demur

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English[edit]

Etymology[edit]

From Anglo-Norman demorer, from Old French demorer (French demeurer), from Vulgar Latin demoro, Latin demorari (to tarry), from de- + morari (to delay).[1]

See alternative etymology in the Anglo-Norman ancestor.

Pronunciation[edit]

Distinguish from pronunciation of demure
  • (file)

Verb[edit]

demur (third-person singular simple present demurs, present participle demurring, simple past and past participle demurred)

  1. (intransitive, obsolete) To linger; to stay; to tarry
    • (Can we date this quote by Nicols and provide title, author’s full name, and other details?)
      Yet durst not demur nor abide upon the camp.
  2. (intransitive) To delay; to pause; to suspend proceedings or judgment in view of a doubt or difficulty; to hesitate; to put off the determination or conclusion of an affair.
    • 1630, John Hayward, The Life and Raigne of King Edward the Sixth
      Vpon this rubbe the English Embassadors thought fit to demurre
  3. (intransitive) To scruple or object; to take exception; to oppose; to balk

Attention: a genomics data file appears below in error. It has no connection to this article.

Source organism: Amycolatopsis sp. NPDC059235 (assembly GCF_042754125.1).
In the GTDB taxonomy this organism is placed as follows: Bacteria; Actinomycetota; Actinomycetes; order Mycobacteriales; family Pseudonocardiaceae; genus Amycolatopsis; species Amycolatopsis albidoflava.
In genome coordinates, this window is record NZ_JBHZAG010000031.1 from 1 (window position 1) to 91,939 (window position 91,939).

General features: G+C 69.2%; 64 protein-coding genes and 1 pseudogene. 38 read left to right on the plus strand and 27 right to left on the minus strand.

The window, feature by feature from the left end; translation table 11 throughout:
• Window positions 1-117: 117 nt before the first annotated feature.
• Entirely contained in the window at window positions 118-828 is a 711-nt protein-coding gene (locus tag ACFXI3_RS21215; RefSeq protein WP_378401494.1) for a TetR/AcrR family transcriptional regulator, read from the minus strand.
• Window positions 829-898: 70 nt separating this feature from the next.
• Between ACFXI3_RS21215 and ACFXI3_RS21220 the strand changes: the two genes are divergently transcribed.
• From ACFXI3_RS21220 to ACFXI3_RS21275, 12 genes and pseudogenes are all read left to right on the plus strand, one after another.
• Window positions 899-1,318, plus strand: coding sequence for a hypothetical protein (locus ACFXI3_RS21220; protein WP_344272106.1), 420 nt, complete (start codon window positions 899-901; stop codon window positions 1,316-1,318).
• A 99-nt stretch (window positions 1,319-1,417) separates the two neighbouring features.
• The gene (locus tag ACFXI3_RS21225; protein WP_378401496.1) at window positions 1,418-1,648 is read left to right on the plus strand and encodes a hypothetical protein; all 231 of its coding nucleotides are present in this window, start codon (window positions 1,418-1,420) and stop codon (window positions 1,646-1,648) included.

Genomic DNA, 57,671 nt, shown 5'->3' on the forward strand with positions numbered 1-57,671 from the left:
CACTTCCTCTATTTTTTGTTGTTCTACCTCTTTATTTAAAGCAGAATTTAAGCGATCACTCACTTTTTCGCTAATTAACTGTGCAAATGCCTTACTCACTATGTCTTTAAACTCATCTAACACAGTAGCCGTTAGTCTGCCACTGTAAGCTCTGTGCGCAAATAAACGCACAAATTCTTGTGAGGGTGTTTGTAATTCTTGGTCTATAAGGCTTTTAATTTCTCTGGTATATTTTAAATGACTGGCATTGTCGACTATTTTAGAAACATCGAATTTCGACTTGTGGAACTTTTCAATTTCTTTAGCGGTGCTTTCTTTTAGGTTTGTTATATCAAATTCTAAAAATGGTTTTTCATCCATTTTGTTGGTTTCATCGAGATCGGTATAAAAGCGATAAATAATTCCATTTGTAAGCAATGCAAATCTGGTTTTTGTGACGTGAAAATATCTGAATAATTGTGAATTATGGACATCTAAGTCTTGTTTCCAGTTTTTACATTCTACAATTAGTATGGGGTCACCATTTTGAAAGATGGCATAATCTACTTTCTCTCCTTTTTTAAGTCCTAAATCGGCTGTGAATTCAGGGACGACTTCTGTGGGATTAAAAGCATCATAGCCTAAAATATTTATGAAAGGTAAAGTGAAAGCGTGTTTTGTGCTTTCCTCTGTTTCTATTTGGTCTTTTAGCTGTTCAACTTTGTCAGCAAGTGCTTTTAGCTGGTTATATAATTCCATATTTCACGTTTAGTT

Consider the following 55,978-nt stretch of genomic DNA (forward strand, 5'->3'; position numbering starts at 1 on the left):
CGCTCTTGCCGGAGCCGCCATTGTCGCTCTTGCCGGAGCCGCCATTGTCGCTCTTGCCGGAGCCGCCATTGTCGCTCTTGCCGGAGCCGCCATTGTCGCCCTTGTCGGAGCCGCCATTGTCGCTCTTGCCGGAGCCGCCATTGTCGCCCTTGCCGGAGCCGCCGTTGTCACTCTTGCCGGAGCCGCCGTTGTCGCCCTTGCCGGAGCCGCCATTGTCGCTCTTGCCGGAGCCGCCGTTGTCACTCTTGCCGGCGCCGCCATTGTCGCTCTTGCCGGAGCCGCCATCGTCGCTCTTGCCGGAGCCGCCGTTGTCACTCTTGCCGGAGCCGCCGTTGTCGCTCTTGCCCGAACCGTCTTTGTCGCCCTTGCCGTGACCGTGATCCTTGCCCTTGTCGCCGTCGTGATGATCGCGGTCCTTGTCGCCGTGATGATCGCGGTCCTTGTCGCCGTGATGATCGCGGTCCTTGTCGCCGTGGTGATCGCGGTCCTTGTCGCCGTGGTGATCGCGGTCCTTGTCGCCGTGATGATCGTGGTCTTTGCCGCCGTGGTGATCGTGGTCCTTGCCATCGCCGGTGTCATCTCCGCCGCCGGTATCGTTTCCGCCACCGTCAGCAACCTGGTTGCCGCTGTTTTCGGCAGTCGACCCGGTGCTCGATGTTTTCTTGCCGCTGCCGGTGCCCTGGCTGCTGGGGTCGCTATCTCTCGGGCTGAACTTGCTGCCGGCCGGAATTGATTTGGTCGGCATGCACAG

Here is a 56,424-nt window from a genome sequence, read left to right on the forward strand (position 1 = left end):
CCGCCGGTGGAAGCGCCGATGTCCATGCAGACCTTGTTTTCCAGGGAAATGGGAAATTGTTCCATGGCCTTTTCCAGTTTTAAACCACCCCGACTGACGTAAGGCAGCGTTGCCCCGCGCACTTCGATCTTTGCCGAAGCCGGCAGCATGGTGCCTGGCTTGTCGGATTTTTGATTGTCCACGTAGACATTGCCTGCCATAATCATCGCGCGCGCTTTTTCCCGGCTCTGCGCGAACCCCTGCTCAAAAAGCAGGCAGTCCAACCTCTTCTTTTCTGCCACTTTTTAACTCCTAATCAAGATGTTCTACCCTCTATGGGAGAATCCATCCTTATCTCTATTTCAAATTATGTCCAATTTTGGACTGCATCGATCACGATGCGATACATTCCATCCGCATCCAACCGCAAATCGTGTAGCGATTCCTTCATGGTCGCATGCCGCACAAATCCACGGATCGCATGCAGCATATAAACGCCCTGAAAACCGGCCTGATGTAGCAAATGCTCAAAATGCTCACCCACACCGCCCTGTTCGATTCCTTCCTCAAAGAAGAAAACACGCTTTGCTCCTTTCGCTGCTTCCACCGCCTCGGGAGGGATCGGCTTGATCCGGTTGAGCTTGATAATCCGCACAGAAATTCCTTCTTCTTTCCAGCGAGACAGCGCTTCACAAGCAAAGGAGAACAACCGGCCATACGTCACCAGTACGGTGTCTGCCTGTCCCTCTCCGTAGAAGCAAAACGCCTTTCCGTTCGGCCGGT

I demur to that statement.
    The personnel demurred at the management's new scheme.
  4. (intransitive, law) To interpose a demurrer.
  5. (transitive, obsolete) To suspend judgment concerning; to doubt of or hesitate about
  6. (transitive, obsolete) To cause delay to; to put off
    • 1634, Francis Quarles, Emblems
      He demands a fee, / And then demurs me with a vain delay.

Related terms[edit]

Translations[edit]

Noun[edit]

demur (plural demurs)

  1. Stop; pause; hesitation as to proceeding; suspense of decision or action; scruple.

Translations[edit]

References[edit]

  1. ^ demur” Webster's dictionary

Anagrams[edit]


Latin[edit]

Verb[edit]

dēmur

  1. first-person plural present passive subjunctive of